DepEd extends enrollment to July 15
The Department of Education (DepEd) has extended until July 15 the enrollment period for public schools.
The extension period would cover both remote and dropbox enrollment from kindergarten to senior high school, the agency confirmed in an advisory.
Presidential spokesman Harry Roque had earlier announced the extension of the enrollment for public schools, which was two months ahead of the scheduled opening of classes on Aug. 24.
The month-long enrollment period was supposed to end yesterday, but latest data showed that millions of students have yet to signify their intent to continue their education next school year.
As of yesterday morning, only 15,907,786 students have expressed their intent to enroll in the coming school year, during which there would be no face-to-face classes due to the risks of coronavirus disease 2019 (COVID-19) infection. Over 15.2 million intend to enroll in public schools
nationwide, while some 672,403 students registered in private schools.
Last year, more than 27 million students enrolled from kindergarten to Grade 12, most of whom – over 22 million – are in public schools.
Various groups have expressed concern over the low number of enrollees for the coming school year.
With the current figure, the Alliance of Concerned Teachers (ACT) said some 10 million school children would be denied a fair chance to move forward with education along with their classmates.
The group added that the low turnout reveals what it described as a weakness in the DepEd’s learning continuity program, which it said pushes for the continuity of formal education despite the challenges brought by the ongoing public health emergency.
“We urge DepEd officials to open their eyes to the reality. The pandemic has gravely disrupted the lives of our people. Millions of families have lost their livelihood, which makes them more vulnerable to infection, especially now that community transmission is growing,” the ACT said.
“How can we expect these families to pretend that the situation is normal and their children can go on with formal education? Filipino families value education immensely, but the time makes it especially difficult for them to commit to the requisites that the learning continuity plan (LCP) asks from parents and learners,” it added.
Instead of resuming formal education, the ACT proposed the implementation of a temporary non-formal adaptive learning program while the country addresses the pandemic.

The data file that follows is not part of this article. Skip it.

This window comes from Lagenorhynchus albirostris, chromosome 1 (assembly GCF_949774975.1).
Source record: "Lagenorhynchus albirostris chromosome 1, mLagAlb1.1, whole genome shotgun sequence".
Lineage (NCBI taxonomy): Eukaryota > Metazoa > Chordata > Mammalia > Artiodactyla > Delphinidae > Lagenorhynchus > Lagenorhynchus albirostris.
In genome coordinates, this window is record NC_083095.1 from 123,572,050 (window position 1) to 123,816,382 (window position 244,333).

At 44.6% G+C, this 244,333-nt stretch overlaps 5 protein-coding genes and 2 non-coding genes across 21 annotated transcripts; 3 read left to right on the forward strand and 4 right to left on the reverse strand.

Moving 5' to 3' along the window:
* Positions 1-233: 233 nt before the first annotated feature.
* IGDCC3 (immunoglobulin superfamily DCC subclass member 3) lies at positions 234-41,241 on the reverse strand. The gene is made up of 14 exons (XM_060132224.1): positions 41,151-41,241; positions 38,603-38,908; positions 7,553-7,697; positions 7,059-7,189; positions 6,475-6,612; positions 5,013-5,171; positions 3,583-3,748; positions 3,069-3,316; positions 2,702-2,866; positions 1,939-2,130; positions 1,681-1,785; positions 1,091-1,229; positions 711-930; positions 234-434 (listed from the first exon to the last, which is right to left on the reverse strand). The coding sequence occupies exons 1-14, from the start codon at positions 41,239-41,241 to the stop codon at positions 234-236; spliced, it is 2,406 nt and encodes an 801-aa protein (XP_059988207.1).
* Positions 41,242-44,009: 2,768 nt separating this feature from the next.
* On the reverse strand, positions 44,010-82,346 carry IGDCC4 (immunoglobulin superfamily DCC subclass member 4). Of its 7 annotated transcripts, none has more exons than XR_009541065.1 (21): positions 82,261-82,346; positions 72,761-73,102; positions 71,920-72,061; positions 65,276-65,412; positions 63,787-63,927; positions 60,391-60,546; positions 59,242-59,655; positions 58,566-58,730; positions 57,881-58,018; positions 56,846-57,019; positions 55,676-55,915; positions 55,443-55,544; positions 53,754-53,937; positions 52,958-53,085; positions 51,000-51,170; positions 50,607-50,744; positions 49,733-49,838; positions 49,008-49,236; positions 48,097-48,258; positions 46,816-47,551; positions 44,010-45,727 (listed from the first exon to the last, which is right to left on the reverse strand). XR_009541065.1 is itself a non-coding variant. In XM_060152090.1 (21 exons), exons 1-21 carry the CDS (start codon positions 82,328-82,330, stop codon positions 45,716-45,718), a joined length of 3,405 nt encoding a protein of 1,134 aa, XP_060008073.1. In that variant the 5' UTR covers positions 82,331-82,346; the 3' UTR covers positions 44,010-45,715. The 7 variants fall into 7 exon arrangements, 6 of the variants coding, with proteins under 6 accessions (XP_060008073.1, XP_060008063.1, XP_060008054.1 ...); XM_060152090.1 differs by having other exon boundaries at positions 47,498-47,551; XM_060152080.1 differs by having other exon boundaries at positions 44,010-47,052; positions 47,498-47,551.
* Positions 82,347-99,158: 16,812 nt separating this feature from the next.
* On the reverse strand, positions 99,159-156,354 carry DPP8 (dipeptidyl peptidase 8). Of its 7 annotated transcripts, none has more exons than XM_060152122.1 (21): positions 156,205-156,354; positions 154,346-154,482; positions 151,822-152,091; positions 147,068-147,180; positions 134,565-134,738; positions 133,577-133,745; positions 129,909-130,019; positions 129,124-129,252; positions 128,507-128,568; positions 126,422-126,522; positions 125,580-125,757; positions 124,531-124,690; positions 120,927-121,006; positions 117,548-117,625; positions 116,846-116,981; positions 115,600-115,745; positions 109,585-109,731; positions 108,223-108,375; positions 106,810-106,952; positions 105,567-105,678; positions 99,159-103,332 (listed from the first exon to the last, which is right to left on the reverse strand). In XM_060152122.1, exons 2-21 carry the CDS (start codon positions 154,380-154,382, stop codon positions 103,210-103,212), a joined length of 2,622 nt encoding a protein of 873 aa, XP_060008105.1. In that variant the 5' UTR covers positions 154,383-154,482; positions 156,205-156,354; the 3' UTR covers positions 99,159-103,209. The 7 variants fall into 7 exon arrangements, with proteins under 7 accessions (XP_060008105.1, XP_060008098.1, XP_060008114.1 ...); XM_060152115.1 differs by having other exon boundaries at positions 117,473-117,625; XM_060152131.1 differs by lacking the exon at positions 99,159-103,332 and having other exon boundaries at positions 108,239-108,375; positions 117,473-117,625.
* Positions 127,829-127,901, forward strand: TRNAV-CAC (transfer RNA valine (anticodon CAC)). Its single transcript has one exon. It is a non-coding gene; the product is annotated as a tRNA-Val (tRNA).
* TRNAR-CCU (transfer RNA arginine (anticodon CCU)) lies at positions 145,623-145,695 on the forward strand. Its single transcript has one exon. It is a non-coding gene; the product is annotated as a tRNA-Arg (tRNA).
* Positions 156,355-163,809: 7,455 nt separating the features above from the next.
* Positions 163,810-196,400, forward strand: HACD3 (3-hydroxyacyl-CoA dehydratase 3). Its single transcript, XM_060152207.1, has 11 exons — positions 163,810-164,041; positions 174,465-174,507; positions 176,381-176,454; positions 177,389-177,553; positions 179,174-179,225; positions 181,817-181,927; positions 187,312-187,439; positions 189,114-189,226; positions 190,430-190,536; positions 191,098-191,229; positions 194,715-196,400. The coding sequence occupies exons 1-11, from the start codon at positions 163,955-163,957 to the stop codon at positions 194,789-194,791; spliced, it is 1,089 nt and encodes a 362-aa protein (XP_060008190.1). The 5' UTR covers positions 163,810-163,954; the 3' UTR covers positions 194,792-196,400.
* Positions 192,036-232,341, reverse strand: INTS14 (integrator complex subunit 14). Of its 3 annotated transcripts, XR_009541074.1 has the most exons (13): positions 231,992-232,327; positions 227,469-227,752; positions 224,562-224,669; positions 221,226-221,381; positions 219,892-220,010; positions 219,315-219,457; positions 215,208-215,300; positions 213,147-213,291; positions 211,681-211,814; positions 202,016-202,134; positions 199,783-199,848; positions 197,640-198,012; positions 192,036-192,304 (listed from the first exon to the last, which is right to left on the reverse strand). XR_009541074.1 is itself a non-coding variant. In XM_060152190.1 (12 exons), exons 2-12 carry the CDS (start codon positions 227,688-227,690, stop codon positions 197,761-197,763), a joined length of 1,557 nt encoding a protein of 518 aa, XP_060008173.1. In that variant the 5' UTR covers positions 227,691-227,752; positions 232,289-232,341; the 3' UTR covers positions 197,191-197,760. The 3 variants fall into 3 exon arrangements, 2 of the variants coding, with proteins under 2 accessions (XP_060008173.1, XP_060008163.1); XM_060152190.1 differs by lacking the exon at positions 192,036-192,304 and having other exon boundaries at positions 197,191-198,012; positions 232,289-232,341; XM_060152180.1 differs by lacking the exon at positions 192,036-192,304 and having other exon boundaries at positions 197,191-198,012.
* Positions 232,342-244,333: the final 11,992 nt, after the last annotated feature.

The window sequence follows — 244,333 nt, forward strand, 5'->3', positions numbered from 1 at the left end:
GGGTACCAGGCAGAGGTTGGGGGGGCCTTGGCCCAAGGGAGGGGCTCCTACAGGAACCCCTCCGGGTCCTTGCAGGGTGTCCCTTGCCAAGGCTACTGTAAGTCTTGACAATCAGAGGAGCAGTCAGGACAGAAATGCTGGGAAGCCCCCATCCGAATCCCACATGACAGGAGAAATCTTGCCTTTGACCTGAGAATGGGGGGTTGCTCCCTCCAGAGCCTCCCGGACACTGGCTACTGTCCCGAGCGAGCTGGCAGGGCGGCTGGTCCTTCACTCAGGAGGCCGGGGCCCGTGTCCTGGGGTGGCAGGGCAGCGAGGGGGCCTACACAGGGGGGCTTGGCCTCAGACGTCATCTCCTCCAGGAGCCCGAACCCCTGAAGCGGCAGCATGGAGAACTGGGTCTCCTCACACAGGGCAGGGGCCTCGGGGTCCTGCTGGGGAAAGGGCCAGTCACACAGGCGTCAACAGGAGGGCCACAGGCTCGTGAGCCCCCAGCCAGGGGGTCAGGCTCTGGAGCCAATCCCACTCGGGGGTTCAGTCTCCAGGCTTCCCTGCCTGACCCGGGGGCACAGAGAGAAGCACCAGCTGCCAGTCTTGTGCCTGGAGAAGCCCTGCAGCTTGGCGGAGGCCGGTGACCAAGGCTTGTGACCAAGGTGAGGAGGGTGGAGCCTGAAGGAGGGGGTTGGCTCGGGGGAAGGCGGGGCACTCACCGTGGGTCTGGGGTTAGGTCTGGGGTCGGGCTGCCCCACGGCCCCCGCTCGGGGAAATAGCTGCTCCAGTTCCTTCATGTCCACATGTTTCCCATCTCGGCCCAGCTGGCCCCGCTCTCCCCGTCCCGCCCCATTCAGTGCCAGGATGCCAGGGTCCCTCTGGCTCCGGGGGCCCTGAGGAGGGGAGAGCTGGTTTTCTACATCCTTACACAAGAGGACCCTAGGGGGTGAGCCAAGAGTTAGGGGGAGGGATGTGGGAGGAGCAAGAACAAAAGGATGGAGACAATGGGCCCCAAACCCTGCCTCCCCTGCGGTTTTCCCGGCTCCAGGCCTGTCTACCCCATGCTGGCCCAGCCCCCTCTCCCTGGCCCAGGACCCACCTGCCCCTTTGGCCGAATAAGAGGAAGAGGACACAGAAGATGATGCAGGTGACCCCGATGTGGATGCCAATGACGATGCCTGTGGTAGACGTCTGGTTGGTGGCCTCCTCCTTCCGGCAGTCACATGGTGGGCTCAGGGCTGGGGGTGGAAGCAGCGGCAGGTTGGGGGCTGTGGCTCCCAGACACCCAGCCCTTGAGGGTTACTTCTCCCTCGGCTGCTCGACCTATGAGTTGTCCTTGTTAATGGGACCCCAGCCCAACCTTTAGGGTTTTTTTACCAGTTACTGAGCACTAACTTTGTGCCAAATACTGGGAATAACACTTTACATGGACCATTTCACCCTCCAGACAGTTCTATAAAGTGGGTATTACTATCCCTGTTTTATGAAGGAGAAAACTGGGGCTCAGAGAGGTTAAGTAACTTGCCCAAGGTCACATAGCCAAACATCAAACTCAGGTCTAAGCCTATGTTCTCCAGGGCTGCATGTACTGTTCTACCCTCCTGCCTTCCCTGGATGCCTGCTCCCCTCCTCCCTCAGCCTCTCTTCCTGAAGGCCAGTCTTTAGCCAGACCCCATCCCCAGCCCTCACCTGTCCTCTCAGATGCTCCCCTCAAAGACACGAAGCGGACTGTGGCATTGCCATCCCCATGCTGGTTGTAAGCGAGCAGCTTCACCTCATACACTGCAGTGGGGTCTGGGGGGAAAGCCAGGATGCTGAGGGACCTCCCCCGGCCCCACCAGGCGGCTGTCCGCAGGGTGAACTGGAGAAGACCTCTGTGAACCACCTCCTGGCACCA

“Its non-formal nature will remedy the restrictions set by enrolment schedules and processes required by a formal school year,” the group said.
“It is fluid enough to take in students for continued learning when their families are ready and can be closed whenever the country is ready to open a formal school year,” it added.
National Union of Students of the Philippines president Raoul Manuel said the government must not insist on flexible or blended learning as it may deprive many students of their right to education.
“The shift to ‘flexible’ learning has already caused too much stress to students and families who do not have internet connection and the necessary gadgets,” Manuel said.
“Instead, the government must focus on how to make the resumption of physical classes safe and attainable the soonest time possible. This includes mass testing, sanitizing school campuses and ensuring more classrooms that allow physical distancing,” it added.
The DepEd has repeatedly stated that families would not be required to buy gadgets as printed materials are among the learning options available next school year.
Other options include using radio and television to deliver educational content directly to homes.
Under the planned distance learning setup, parents and guardians are expected to play a greater role in the education of their children.
Volunteers may also be tapped in communities to assist teachers and parents who may need additional support in teaching the students.